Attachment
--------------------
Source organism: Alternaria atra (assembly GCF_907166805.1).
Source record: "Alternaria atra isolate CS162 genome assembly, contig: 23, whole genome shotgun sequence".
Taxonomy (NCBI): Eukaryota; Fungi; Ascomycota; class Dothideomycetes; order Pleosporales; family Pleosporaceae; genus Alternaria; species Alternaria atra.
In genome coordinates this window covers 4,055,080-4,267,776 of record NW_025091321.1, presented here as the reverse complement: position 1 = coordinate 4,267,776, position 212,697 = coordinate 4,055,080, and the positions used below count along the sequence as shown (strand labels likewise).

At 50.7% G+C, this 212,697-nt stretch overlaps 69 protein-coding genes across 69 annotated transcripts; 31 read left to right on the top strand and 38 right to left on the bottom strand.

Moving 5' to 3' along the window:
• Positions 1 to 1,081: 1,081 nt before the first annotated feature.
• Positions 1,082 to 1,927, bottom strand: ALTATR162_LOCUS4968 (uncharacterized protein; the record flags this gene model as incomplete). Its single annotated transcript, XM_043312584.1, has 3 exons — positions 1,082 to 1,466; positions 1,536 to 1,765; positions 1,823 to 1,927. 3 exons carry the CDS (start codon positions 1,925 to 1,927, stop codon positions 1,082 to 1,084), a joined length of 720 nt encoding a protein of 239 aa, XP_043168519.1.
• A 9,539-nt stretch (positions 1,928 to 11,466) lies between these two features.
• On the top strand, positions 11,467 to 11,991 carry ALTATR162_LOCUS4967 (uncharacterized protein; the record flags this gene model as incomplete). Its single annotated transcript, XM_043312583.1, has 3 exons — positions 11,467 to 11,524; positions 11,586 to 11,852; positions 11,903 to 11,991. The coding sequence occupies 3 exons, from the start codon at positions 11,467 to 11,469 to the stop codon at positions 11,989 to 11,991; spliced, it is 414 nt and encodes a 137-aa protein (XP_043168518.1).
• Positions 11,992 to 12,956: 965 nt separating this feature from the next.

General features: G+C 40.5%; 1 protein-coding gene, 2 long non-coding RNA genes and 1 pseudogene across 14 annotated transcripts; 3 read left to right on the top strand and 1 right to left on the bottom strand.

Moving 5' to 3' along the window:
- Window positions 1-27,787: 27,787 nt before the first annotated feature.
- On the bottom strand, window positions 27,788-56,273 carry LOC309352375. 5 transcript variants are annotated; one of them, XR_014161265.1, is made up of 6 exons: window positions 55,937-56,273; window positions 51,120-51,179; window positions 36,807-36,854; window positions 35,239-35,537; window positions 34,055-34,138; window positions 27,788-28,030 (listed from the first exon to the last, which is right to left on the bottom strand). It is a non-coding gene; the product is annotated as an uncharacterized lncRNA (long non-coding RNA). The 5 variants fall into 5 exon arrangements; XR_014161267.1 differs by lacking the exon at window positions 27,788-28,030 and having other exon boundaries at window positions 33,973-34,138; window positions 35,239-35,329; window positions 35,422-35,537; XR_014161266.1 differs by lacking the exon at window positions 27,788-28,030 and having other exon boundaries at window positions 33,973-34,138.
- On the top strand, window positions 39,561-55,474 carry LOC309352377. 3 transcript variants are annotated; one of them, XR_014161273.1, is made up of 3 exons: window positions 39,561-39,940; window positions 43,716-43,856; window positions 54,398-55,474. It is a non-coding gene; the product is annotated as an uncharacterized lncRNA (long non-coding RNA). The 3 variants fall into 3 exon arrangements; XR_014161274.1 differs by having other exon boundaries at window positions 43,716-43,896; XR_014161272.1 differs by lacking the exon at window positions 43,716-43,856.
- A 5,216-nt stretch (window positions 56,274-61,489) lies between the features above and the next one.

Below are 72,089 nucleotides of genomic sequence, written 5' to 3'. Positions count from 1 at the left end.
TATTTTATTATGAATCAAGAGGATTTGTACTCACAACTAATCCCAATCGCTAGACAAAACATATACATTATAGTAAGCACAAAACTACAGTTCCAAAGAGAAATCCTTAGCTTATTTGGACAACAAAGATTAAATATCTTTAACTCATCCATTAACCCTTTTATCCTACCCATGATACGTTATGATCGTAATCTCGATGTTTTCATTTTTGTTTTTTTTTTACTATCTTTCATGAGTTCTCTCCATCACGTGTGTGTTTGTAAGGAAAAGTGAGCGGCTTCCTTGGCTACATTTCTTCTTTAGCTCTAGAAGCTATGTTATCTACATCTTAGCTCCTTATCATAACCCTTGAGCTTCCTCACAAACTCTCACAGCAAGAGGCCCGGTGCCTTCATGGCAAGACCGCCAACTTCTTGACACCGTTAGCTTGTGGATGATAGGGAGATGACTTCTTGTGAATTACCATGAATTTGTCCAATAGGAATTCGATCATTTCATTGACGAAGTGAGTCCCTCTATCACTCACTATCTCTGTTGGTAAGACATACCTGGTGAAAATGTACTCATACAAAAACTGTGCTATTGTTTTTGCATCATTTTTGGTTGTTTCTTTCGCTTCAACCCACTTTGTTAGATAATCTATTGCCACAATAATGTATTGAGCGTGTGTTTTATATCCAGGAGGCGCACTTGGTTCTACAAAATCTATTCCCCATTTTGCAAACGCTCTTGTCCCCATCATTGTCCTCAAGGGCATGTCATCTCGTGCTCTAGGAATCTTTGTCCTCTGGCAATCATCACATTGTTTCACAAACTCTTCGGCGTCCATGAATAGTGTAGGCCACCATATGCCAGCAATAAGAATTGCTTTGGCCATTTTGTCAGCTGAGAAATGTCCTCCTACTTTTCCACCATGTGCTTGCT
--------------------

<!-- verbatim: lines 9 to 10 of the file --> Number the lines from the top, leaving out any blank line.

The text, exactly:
• A 9,539-nt stretch (positions 1,928 to 11,466) lies between these two features.
• On the top strand, positions 11,467 to 11,991 carry ALTATR162_LOCUS4967 (uncharacterized protein; the record flags this gene model as incomplete). Its single annotated transcript, XM_043312583.1, has 3 exons — positions 11,467 to 11,524; positions 11,586 to 11,852; positions 11,903 to 11,991. The coding sequence occupies 3 exons, from the start codon at positions 11,467 to 11,469 to the stop codon at positions 11,989 to 11,991; spliced, it is 414 nt and encodes a 137-aa protein (XP_043168518.1).